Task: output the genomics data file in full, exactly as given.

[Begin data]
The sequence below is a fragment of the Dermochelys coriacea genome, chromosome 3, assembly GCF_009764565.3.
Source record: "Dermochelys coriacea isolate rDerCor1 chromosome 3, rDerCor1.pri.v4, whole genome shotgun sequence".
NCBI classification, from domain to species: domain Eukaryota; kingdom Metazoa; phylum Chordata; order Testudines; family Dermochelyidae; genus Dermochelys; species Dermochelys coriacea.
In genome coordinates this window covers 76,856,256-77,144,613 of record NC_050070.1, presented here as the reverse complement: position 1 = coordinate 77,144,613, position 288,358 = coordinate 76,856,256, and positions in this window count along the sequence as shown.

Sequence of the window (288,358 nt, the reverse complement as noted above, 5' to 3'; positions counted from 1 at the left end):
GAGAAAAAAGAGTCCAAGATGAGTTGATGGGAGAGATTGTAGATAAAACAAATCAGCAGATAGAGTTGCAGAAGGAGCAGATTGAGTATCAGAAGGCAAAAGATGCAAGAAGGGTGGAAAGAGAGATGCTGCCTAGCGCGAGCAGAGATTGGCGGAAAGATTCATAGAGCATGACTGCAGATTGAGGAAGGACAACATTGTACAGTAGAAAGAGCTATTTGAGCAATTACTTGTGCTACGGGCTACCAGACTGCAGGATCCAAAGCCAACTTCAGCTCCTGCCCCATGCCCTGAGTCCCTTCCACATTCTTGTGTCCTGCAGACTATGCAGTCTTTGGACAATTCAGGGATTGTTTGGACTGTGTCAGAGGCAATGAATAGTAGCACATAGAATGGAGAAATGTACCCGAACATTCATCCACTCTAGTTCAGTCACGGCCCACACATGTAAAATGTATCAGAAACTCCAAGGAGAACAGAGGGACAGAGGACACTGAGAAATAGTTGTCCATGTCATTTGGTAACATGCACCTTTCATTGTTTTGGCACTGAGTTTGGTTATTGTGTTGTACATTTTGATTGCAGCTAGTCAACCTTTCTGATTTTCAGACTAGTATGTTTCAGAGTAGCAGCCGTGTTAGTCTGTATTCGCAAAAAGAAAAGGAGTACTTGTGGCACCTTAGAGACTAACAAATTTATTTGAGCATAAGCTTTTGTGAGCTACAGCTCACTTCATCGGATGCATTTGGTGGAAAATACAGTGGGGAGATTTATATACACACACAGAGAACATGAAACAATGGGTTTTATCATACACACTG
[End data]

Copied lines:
The sequence below is a fragment of the Dermochelys coriacea genome, chromosome 3, assembly GCF_009764565.3.
Source record: "Dermochelys coriacea isolate rDerCor1 chromosome 3, rDerCor1.pri.v4, whole genome shotgun sequence".
NCBI classification, from domain to species: domain Eukaryota; kingdom Metazoa; phylum Chordata; order Testudines; family Dermochelyidae; genus Dermochelys; species Dermochelys coriacea.
In genome coordinates this window covers 76,856,256-77,144,613 of record NC_050070.1, presented here as the reverse complement: position 1 = coordinate 77,144,613, position 288,358 = coordinate 76,856,256, and positions in this window count along the sequence as shown.

Sequence of the window (288,358 nt, the reverse complement as noted above, 5' to 3'; positions counted from 1 at the left end):
GAGAAAAAAGAGTCCAAGATGAGTTGATGGGAGAGATTGTAGATAAAACAAATCAGCAGATAGAGTTGCAGAAGGAGCAGATTGAGTATCAGAAGGCAAAAGATGCAAGAAGGGTGGAAAGAGAGATGCTGCCTAGCGCGAGCAGAGATTGGCGGAAAGATTCATAGAGCATGACTGCAGATTGAGGAAGGACAACATTGTACAGTAGAAAGAGCTATTTGAGCAATTACTTGTGCTACGGGCTACCAGACTGCAGGATCCAAAGCCAACTTCAGCTCCTGCCCCATGCCCTGAGTCCCTTCCACATTCTTGTGTCCTGCAGACTATGCAGTCTTTGGACAATTCAGGGATTGTTTGGACTGTGTCAGAGGCAATGAATAGTAGCACATAGAATGGAGAAATGTACCCGAACATTCATCCACTCTAGTTCAGTCACGGCCCACACATGTAAAATGTATCAGAAACTCCAAGGAGAACAGAGGGACAGAGGACACTGAGAAATAGTTGTCCATGTCATTTGGTAACATGCACCTTTCATTGTTTTGGCACTGAGTTTGGTTATTGTGTTGTACATTTTGATTGCAGCTAGTCAACCTTTCTGATTTTCAGACTAGTATGTTTCAGAGTAGCAGCCGTGTTAGTCTGTATTCGCAAAAAGAAAAGGAGTACTTGTGGCACCTTAGAGACTAACAAATTTATTTGAGCATAAGCTTTTGTGAGCTACAGCTCACTTCATCGGATGCATTTGGTGGAAAATACAGTGGGGAGATTTATATACACACACAGAGAACATGAAACAATGGGTTTTATCATACACACTG